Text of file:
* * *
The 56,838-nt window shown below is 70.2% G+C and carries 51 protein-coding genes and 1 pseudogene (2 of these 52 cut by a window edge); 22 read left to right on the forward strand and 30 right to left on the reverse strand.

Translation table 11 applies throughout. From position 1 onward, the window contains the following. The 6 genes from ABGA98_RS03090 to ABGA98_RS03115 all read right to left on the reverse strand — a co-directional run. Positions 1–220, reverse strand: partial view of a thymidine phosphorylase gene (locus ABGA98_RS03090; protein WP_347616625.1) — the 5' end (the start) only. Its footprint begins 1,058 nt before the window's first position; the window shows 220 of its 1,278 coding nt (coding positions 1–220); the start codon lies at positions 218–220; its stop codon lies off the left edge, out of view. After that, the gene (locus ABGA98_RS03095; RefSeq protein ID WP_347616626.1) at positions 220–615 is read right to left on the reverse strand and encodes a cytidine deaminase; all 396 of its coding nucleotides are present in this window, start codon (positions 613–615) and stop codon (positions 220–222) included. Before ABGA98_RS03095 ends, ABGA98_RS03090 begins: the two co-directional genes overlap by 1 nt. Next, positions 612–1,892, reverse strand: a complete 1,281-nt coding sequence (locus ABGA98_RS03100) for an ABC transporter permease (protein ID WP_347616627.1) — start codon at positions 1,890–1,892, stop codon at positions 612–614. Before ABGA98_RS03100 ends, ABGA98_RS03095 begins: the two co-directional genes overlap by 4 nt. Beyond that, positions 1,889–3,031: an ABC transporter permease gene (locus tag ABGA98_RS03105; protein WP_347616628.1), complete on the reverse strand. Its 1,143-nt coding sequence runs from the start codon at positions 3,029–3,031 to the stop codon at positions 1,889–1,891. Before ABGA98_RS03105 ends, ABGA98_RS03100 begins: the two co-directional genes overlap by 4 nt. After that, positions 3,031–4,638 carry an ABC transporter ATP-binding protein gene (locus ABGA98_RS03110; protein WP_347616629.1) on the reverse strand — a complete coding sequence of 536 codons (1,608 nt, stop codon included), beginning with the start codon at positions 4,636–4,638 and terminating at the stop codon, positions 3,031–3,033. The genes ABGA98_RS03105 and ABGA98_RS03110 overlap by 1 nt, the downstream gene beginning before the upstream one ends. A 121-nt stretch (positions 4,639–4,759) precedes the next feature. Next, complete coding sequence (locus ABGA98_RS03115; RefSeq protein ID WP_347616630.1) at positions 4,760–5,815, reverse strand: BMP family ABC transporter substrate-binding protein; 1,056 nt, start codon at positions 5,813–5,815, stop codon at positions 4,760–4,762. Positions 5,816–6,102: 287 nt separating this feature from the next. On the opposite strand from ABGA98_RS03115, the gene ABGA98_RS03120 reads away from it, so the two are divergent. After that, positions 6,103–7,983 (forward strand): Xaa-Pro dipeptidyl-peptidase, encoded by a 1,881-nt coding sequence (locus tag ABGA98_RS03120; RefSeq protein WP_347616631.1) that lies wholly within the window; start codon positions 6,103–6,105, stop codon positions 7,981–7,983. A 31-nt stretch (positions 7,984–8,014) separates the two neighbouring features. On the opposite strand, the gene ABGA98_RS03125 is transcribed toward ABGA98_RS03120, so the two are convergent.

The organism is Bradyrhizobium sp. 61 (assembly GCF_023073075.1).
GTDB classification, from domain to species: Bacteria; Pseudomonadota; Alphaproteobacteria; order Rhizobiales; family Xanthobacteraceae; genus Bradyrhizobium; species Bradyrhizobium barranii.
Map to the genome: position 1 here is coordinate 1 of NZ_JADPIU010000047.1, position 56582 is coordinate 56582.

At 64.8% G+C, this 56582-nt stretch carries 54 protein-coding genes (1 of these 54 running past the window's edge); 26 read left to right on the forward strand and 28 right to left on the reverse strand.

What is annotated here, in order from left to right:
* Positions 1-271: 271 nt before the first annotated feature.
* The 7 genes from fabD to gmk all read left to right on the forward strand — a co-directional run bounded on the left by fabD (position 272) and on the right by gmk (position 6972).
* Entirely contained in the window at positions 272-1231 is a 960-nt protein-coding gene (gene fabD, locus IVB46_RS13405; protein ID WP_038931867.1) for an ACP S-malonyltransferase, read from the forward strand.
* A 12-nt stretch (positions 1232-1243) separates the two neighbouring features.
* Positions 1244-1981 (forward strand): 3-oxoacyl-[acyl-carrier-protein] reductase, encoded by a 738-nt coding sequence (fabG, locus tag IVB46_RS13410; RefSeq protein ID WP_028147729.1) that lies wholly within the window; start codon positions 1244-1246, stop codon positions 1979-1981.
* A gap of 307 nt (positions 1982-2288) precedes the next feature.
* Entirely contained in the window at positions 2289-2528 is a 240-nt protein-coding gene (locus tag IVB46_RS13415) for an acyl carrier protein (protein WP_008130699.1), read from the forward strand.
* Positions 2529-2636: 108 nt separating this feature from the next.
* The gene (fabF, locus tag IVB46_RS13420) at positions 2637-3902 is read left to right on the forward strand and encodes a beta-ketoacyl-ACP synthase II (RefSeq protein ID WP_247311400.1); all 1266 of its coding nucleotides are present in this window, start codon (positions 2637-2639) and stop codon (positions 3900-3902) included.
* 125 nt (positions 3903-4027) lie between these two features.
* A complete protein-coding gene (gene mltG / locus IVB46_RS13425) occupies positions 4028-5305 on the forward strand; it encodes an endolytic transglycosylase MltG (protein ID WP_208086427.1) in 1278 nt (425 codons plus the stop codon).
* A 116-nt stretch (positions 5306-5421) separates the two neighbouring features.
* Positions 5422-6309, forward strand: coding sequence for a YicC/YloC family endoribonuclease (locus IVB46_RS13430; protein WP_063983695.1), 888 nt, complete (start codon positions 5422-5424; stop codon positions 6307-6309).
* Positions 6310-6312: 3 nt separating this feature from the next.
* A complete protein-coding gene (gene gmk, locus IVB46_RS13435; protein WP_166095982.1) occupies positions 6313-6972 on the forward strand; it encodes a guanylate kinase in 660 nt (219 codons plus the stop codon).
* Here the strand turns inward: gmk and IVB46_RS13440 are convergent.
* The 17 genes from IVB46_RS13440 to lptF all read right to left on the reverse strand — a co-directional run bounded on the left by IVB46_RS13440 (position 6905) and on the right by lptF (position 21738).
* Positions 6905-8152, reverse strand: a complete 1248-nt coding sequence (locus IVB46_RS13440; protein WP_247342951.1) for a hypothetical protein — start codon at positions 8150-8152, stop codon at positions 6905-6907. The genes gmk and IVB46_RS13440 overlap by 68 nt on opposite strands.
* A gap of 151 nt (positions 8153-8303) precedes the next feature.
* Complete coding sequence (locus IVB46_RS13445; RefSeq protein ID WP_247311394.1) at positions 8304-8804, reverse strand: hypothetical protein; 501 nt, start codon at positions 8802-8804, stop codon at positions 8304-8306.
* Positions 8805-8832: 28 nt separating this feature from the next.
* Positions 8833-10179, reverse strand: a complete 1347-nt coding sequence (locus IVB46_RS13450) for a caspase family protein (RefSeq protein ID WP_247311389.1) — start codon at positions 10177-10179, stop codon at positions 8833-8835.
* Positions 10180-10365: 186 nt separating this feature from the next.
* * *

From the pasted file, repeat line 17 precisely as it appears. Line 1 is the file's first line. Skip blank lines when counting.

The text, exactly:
* 125 nt (positions 3903-4027) lie between these two features.